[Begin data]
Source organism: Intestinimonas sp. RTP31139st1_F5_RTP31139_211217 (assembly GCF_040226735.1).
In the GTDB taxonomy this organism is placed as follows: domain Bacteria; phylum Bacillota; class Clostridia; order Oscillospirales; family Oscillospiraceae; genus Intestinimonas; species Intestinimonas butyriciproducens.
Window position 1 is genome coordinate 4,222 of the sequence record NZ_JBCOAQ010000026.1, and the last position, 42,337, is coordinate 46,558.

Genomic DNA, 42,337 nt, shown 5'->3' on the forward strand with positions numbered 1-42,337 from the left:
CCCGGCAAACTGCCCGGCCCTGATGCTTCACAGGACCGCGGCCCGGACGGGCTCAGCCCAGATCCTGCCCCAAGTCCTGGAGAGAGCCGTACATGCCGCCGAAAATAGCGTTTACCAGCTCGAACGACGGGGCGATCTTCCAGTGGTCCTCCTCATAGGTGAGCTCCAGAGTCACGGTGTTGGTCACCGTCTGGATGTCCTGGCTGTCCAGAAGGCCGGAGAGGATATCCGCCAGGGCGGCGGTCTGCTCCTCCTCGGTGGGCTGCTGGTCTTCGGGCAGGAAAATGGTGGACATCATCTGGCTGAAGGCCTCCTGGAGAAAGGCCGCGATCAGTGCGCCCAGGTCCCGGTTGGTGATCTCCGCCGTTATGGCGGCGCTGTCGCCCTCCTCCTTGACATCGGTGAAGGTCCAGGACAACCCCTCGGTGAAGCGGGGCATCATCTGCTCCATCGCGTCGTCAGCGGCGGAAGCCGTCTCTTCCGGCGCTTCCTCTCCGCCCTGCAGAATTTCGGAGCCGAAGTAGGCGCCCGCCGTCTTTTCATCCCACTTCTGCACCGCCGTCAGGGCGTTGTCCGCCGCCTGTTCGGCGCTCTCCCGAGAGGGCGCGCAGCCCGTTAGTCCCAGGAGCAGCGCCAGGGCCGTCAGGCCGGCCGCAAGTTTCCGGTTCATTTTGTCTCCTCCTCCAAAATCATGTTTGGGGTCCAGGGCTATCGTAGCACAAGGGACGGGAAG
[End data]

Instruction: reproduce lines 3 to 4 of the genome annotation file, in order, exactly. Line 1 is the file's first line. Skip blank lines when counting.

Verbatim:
Window position 1 is genome coordinate 4,222 of the sequence record NZ_JBCOAQ010000026.1, and the last position, 42,337, is coordinate 46,558.

Genomic DNA, 42,337 nt, shown 5'->3' on the forward strand with positions numbered 1-42,337 from the left: